The Safety of Acupuncture and Oriental Medicine

Friday, October 8th, 2010

We, at the American Association of Acupuncture and Oriental Medicine (AAAOM) and the National Certification Commission for Acupuncture and Oriental Medicine (NCCAOM), are very proud of the outstanding safety record acupuncture and Oriental Medical practices have achieved over the long history of their use in our country. We take any reports of adverse effects from acupuncture, especially reports of deaths, very seriously and note that not a single death has been reported to result from acupuncture in the US. While promoters of most medical practices would consider a world-wide average of less than 2 deaths out of tens of millions of patients a year to be a remarkably low level of risk, we find these numbers unacceptable, and other Oriental approaches to medicine, are completely preventable when standards of competent practice are followed.

Over the past 40 years, high standards of training, certification, and practice have been established within the American acupuncture and Oriental medical profession. Periodically, reports surface about the safety of acupuncture, an often these reports represent incomplete or inaccurate information. However, they are a reminder that, while acupuncture is a highly effective and valuable form of healthcare, it is not an entirely risk-free medical procedure, and should only be administered by practitioners with the proper training who follow accepted guidelines of practice. We urge the American public to seek-out only qualified, state licensed acupuncturists and Oriental medical professionals who are also nationally certified by the NCCAOM when accessing these increasingly popular services and we call on the media to help us spread this message.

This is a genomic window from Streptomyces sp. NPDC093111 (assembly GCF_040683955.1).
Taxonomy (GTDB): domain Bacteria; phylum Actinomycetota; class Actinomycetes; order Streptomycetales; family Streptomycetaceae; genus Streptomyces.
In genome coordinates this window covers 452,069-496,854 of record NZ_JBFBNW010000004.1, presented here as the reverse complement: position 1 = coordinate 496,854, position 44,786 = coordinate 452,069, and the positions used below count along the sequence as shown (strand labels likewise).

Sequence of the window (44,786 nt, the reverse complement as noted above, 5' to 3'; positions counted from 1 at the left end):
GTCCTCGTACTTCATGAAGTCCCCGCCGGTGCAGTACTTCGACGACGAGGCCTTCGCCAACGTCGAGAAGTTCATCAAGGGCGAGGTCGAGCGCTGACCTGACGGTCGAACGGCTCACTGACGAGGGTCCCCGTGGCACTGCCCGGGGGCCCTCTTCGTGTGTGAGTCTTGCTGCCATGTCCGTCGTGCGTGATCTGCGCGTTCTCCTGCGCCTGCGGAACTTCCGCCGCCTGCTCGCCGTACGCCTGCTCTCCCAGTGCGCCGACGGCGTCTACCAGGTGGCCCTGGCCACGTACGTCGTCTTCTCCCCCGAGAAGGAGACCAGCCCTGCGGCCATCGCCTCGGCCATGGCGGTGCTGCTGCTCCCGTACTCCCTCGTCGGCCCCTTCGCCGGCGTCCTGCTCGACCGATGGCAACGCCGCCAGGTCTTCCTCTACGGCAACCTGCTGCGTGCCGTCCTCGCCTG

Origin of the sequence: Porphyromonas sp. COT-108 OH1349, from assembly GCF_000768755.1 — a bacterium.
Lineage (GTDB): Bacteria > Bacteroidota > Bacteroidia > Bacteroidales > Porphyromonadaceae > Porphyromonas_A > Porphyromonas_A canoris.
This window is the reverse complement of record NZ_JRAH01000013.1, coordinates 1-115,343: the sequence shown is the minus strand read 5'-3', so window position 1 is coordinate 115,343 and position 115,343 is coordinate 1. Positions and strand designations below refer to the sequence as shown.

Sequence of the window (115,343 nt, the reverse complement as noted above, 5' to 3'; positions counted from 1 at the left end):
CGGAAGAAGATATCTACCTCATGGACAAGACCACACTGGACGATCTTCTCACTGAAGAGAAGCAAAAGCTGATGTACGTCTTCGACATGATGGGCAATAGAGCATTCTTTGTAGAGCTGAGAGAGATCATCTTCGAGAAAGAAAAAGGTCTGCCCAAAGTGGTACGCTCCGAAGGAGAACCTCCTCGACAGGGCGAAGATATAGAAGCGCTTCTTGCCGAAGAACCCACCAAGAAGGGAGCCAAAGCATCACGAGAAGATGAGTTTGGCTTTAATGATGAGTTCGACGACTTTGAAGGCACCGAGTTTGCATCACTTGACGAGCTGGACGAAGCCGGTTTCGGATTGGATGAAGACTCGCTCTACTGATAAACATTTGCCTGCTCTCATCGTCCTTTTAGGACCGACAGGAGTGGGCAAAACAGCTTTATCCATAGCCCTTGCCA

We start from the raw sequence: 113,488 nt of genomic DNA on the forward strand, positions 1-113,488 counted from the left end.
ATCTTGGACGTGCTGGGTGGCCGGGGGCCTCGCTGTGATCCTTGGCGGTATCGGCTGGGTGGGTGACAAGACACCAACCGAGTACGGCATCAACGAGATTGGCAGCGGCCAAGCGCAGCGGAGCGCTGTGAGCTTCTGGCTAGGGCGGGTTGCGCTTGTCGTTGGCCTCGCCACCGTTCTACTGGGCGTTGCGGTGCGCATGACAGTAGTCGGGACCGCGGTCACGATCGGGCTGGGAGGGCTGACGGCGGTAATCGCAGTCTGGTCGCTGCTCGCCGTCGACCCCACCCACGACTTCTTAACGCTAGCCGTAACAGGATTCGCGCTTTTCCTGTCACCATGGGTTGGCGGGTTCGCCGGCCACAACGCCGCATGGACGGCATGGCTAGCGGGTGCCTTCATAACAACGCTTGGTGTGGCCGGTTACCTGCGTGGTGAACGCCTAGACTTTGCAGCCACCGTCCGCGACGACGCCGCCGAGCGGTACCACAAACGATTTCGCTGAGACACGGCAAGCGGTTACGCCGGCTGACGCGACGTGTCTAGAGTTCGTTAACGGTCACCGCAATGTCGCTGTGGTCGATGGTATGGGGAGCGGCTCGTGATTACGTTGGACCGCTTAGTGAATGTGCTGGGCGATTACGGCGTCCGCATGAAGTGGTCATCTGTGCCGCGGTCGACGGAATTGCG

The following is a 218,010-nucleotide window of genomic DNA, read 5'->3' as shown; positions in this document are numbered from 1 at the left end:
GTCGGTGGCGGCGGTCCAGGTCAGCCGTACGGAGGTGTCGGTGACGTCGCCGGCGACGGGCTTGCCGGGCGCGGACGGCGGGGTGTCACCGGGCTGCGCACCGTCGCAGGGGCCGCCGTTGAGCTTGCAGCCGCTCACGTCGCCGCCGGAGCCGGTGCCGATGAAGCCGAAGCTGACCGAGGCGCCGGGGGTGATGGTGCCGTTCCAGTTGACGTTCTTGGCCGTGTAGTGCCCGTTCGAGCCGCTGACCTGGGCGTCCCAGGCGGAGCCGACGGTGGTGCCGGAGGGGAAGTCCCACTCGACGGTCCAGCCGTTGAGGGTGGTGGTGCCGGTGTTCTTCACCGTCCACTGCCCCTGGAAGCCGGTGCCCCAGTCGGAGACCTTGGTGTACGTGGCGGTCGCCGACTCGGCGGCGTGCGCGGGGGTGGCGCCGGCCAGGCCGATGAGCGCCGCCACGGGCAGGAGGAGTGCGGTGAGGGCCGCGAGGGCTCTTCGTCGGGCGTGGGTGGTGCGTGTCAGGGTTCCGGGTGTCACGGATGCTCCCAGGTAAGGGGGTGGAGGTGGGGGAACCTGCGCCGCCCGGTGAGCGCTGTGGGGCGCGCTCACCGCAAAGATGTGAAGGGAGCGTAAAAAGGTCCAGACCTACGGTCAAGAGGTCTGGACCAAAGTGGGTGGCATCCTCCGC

According to the National Center for Complementary and Alternative Medicine (NCCAM), numerous surveys show that of all the complementary and holistic medical practices, of which there are many, acupuncture enjoys the most credibility in the medical community. Over 500 clinical trials measuring the efficacy of acupuncture have been conducted in the past three decades. At least fifty systematic reviews of these trials (as profiled in the Cochrane Library) have been completed by researchers from credible institutions, such as the Mayo Clinic, resulting in substantial evidence that acupuncture is more effective than sham acupuncture and that acupuncture is very effective in treating chronic pain, fatigue, anxiety, arthritis, headaches, chemotherapy sickness, and infertility, among other ailments.

At the American Association of Acupuncture and Oriental Medicine (AAAOM), we believe that articles like Dr. Ernst’s are a damaging disservice to the American public. As a society, we need new and creative solutions to confront our healthcare crisis and improve the overall health and wellness of our citizens. This requires integrating the best from both eastern (AOM) and western (allopathic) approaches to improve how we prevent and treat pain and illness, and realize optimal health and healing.

Christian M. Ellis
Executive Director
American Association of Acupuncture and Oriental Medicine

Kory Ward-Cook
Executive Director
The National Certification Commission for Acupuncture and Oriental Medicine

If you would like more information about the AAAOM or NCCAOM, please contact Doug Newton, Operations Manager, AAAOM: (916) 443-4770 dnewton@aaaomonline.org or Mina Larson, Director of Public, Professional, and Regulatory Affairs, NCCAOM at 703-314-2908.

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